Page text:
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BW students win NASA/Ohio Space Grant Consortium scholarships

Eight BW students earned the competitive scholarships awarded annually to STEM majors, including aspiring math and science teachers.

 NASA Space Grant Logo

Five students from Baldwin Wallace University's School of Science and Engineering and three from the College of Education and Health Sciences have received 2024-2025 undergraduate junior-senior scholarship awards from the NASA/Ohio Space Grant Consortium (OSGC).

The OSGC is part of the National Space Grant College and Fellowship Program (Space Grant), funded by Congress and administered through the Office of Education at NASA Headquarters. Space Grant consists of a national network of colleges and universities that work to support science, technology, engineering and mathematics (STEM) education, including competitive scholarships for STEM majors.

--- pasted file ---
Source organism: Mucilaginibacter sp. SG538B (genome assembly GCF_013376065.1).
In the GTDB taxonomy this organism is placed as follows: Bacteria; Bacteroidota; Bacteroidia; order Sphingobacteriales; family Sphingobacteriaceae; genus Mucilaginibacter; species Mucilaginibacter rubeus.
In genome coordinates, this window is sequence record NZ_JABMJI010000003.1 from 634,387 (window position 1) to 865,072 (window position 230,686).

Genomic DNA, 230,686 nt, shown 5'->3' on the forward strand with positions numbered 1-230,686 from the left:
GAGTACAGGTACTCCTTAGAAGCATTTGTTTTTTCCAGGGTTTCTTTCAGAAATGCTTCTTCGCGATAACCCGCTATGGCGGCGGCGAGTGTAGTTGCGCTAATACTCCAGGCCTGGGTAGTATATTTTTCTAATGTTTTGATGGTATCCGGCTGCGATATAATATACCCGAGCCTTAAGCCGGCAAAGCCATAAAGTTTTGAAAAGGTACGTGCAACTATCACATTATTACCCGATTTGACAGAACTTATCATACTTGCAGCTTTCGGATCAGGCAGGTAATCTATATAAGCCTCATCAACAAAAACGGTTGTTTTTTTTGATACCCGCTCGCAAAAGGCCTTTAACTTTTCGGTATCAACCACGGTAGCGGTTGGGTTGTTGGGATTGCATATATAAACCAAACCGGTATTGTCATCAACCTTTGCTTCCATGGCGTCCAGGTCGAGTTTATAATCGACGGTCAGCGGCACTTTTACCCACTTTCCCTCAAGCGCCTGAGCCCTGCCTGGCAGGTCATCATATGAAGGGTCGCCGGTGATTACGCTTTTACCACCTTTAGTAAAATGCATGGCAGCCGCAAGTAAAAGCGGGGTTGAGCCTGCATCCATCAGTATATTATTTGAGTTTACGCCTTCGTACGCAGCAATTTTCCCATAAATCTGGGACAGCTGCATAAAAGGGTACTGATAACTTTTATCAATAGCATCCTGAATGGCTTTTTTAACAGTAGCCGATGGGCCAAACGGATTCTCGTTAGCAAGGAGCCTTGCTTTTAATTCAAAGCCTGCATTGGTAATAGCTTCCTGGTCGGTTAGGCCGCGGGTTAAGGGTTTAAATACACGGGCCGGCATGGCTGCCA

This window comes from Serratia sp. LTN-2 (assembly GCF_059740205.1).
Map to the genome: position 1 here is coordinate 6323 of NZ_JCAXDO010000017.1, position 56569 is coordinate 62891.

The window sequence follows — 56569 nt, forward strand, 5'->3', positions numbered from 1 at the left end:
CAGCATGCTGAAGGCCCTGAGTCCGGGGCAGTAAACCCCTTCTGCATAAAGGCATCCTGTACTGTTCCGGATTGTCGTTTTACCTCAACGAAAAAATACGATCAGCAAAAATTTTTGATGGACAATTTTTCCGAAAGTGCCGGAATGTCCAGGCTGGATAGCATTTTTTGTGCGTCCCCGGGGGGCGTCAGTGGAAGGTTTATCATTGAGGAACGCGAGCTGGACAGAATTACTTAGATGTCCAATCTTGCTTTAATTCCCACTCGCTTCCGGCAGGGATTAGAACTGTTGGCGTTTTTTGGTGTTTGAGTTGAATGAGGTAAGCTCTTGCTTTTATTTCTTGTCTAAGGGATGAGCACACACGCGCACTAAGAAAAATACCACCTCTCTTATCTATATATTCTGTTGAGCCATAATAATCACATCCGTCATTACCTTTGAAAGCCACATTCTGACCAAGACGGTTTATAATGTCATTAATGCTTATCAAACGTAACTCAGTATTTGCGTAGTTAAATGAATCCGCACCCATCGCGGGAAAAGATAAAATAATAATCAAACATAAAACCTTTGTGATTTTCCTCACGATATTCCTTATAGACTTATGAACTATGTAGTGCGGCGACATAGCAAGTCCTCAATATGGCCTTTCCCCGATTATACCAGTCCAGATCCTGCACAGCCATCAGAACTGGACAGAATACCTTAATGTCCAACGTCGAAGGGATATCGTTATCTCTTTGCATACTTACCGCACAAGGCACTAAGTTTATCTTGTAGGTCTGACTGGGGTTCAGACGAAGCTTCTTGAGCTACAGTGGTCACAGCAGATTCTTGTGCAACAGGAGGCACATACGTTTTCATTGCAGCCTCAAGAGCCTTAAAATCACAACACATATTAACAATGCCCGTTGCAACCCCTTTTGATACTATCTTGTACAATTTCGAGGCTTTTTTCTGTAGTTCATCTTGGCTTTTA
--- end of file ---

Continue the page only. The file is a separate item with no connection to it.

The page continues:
The BW students chosen as 2024-2025 recipients are: 


Morgan BrileyBriley is a junior early childhood education major in the Teacher Education program. In collaboration with Dr. Brandi Siether, Briley plans to create a classroom lesson focused on investigating the sun and the energy it produces for the Earth. The lesson will be geared toward students ages six to eight.

During this lesson, Briley's class will observe the sun using images from NASA as well as employing NASA's vast educational resources to learn how energy is produced from the sun. Afterward, they will create an anchor chart to consolidate their understanding, covering key points such as the sun as a star, its essential role in providing energy, heat and light to Earth, and how it sustains life on our planet. Finally, the students will engage in a hands-on craft activity to summarize their learning regarding the sun's significance as a primary energy source.